This project aims to provide further information of perception data on microplastic contamination in Chichester Harbour’s Waters. Public perception data emerged as one of the most effective mechanisms in resolving this marine issue. Central to the application of establishing the best approaches to reducing this problem, is the effective management of stakeholders to encourage participatory decision-making. There are several studies that have analysed the effectiveness of public perception data to establish sustainable management in practise and identify what opportunities and challenges can arise from collaborative approaches.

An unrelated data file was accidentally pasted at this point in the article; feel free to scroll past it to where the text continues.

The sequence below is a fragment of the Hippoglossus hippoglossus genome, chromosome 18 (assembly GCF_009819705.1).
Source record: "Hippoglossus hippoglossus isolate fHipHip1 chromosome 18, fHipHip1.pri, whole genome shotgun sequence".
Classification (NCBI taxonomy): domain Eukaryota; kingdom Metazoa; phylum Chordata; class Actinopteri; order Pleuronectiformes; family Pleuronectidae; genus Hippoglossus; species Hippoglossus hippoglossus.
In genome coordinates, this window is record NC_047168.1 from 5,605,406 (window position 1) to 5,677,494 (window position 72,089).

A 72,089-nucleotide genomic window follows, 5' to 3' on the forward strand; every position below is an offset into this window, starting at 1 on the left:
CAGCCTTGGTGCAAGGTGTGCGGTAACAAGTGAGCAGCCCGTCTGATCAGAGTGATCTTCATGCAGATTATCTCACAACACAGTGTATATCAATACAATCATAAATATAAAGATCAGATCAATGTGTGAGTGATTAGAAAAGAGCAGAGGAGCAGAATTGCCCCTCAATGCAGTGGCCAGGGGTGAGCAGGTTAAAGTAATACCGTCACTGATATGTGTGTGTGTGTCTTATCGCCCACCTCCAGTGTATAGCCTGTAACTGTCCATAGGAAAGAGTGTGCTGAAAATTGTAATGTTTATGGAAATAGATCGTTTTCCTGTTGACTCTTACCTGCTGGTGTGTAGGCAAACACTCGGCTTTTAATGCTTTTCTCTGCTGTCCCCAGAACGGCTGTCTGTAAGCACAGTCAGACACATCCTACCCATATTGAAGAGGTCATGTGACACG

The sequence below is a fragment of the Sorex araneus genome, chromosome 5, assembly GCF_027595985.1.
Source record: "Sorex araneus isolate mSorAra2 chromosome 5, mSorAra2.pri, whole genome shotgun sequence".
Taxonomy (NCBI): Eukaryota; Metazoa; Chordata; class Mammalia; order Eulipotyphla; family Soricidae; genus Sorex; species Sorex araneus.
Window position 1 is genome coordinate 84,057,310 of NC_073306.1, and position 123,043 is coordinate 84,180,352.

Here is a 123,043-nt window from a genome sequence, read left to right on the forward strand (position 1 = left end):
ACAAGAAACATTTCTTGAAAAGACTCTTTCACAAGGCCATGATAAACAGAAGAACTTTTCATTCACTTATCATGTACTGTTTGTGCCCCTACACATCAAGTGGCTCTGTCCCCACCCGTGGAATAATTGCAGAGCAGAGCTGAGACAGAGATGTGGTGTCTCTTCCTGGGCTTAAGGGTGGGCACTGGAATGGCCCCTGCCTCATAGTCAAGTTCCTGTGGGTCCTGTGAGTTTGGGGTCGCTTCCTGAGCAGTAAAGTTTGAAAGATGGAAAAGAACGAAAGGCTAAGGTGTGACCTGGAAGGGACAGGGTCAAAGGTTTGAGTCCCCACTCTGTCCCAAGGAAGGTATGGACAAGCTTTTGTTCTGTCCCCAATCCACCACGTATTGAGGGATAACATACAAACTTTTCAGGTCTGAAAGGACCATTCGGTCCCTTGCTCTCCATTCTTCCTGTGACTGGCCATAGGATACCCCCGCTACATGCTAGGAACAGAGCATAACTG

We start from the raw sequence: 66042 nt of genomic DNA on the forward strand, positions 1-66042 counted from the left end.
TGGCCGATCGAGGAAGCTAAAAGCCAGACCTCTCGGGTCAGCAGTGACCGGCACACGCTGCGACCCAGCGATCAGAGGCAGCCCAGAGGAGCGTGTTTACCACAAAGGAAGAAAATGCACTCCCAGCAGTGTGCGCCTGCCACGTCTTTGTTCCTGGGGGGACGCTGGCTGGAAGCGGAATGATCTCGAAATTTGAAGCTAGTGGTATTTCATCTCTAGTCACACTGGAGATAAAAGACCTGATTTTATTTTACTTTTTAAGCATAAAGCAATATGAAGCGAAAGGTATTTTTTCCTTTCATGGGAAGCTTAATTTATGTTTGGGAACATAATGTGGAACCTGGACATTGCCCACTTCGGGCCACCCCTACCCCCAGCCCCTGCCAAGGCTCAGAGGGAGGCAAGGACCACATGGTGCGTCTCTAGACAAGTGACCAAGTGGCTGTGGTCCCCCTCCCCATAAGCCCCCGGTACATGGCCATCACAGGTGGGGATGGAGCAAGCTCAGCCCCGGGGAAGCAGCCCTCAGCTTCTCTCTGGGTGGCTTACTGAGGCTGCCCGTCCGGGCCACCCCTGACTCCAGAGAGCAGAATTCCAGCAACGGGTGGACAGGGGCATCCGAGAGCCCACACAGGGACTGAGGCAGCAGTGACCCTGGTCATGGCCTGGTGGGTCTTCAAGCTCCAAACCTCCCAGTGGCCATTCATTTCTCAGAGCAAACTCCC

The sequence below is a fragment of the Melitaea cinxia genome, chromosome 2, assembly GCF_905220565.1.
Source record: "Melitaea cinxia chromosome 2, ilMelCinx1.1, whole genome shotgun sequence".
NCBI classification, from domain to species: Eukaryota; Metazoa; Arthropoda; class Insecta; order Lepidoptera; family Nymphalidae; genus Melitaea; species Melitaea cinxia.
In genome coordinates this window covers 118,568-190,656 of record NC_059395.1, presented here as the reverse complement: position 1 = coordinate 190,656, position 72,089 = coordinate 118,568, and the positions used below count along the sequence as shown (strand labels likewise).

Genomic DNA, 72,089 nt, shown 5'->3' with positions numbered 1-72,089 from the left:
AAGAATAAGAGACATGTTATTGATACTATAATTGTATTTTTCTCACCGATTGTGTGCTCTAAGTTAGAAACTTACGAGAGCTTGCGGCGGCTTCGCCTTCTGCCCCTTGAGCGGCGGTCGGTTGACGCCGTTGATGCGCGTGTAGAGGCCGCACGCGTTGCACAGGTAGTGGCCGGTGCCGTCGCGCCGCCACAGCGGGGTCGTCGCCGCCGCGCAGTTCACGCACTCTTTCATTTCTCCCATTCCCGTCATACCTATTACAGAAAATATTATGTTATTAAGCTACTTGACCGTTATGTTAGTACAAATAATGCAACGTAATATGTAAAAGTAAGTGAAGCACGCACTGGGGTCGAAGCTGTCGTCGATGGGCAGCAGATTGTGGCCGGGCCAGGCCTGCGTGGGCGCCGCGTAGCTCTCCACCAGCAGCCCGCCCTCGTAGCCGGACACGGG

This research critically evaluates Harbour Due payees’ perceptions of microplastics and examines the Chichester Harbour Conservancy Advisory Committee and how effective their decision making is in protecting the harbour from these pollutants. The overabundance of microplastics within marine and coastal areas across the globe has led to growing concerns about the vulnerability to living organisms. It is only in recent times that this issue has become widely recognised. The developments of the broader understanding of microplastics have encouraged several industries to make amendments to their use of plastic within packaging and manufacturing processes. However, it is still acknowledged that this issue is yet to be solved without major global restrictions. Governmental action holds the potential to promote legislation that in turn will instigate positive change to society and their habits of plastic use. The concept of public participation has potential to assess the level of awareness towards microplastic pollution within Chichester Harbour based on the attitudes and perceptions of licensed harbour users. To evaluate the perceived impacts of current and potential management approaches, establishing the pollutants characteristics offers more insight into the marine litter that is known as microplastics. Although the understanding of microplastics is low compared to issues such as climate change, many studies have shown that the more knowledge of microplastics and plastics a person has, the more willing they are to help reduce the problem. It has only recently become imperative to resolve this issue due to fresh acceptance of this as a pollutant. Accumulation of marine debris has increased in recent years and due to the current concern about this many surveys and reports have been conducted worldwide. However, stating this, many marine pollution studies have only focused on larger debris. Smaller plastic particles in comparison, are overlooked as a marine impact due to the lack of understanding.